A Breath of Istanbul, a novel by Aret Vartanyan, an author whose name I had never heard before, has all the ingredients to make me curious: set in the fascinating city of Istanbul, the story is told by a narrator who comes from a mixed Greek-Armenian family. He has spent years in Greece, but after a divorce the still comparatively young man returns to his birthplace Istanbul. While we readers get to know him, his new girlfriend Zeynep, and his other friends who in a way represent different layers of the Turkish society – there is a couple that is obviously cheating on each other, another (gay) couple, an Armenian craftsman, a Kurdish childhood friend working in the rather shady construction business, but also workers, a homeless boy, a drag queen, and so on – the story picks up speed in the moment when a group of elderly people approach the narrator to help them with a project they dream of: they want to establish a home for elderly people of different ethnic groups and also give those old Greeks and Armenians that left the country but still feel a strong longing for their birthplace, a possibility to live their last years peacefully in the city of their dreams: Istanbul. But the group of elderly people who want to set a good example for the coexistence of people of different ethnic background are not the only one’s to have an eye on the property that would be just perfect for this project…
An interesting story, no doubt. There were parts I really enjoyed, like the description of a visit in Büyükada, the biggest of the Princes’ Islands, which had almost a touch of Cechov, or the childhood memories of the narrator. What put me off on the other side were the fact that the way in which the story unfolded was very conventional and predictable, and also the narrator himself. A narrator of such a novel does not need to be necessarily a nice person, and he can be even unreliable – but it should be at least an interesting character. To me, the narrator of this book was not interesting. We never learn exactly what he is doing for a living – he seems to be something like a writer, although the reader wonders what exactly he is writing, and where exactly does the money come from to enjoy a rather carefree life without ever bothering to have a regular job or to think about how to pay his rent -, on the other hand, everybody (or almost everybody) loves him for reasons I fail to understand. The most gorgeous women want to sleep with him all the time, because, you know, they “feel his vibes”. Well, I am not a woman, and I didn’t feel them. Strangely, also the men in the book fall for his charm, everybody does incredible things, such as the jeweller who hands over a fortune just like that to the narrator, because our narrator guy is just great, and “his” project (which is actually the project of some brave old ladies), and the shady construction “business man” almost immediately becomes a helper in the project, just because he and the narrator turn out to be childhood friends. You get the drift. It’s all so realistic, you know.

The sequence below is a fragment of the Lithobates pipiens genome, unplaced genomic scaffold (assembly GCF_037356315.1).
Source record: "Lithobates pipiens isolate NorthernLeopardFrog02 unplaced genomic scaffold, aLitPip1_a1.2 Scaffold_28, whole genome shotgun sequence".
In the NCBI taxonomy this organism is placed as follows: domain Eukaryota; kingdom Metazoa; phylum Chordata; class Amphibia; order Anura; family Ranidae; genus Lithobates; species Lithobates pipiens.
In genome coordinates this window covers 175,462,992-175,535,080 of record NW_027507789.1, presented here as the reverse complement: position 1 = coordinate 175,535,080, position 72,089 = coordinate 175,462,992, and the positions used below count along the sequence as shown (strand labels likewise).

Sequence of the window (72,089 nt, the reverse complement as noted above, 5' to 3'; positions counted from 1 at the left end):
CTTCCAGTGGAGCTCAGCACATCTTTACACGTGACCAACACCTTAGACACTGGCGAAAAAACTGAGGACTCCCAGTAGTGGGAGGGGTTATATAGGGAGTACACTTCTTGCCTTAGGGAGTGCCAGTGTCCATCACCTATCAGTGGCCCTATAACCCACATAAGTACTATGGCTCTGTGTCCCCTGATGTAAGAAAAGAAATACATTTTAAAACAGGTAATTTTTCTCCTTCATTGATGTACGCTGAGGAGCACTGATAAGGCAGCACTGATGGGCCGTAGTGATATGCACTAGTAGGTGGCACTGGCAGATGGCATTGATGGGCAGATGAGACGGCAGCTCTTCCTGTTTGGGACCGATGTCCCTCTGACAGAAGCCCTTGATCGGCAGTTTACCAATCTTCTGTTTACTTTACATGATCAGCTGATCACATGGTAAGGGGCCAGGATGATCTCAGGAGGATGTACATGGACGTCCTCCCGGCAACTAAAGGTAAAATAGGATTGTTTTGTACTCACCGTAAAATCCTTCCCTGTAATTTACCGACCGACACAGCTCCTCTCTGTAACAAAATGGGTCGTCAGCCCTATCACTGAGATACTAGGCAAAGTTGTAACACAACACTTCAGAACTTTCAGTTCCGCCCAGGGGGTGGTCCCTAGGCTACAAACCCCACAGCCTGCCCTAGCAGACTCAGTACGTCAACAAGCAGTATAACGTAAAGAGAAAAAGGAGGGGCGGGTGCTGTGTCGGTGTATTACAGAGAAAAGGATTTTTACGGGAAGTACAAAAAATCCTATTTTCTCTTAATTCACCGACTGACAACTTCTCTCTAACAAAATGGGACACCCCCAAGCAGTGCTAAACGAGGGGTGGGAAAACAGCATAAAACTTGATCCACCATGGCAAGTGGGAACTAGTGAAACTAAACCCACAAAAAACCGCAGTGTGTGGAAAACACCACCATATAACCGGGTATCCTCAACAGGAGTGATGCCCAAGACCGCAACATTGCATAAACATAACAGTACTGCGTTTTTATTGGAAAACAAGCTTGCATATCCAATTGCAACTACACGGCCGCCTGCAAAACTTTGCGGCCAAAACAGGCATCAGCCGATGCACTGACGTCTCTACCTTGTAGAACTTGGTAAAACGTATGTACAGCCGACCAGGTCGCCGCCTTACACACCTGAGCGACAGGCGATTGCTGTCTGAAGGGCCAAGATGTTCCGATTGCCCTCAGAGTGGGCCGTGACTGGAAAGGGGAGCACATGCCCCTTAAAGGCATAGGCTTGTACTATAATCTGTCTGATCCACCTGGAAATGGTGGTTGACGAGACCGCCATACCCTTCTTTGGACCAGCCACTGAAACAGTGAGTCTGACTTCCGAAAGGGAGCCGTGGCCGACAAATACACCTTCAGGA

The narrator’s opinions and pseudo-philosophical musings about women, love, friendship, life, history, are so full of clichés and platitudes, and at the same time he is so full of himself that it would have reminded me more than once of Paulo Coelho, an author about whose writing I tell you my honest opinion here, even if the name of that dreaded writer would not have been explicitly mentioned twice in this novel.
A little bit more of Orhan Pamuk, and a little bit less of Paulo Coelho, and it could have been a reasonably good book.
Aret Vartanyan: A Breath of Istanbul (transl. by Kader Cekerek), Destek, Istanbul 2015
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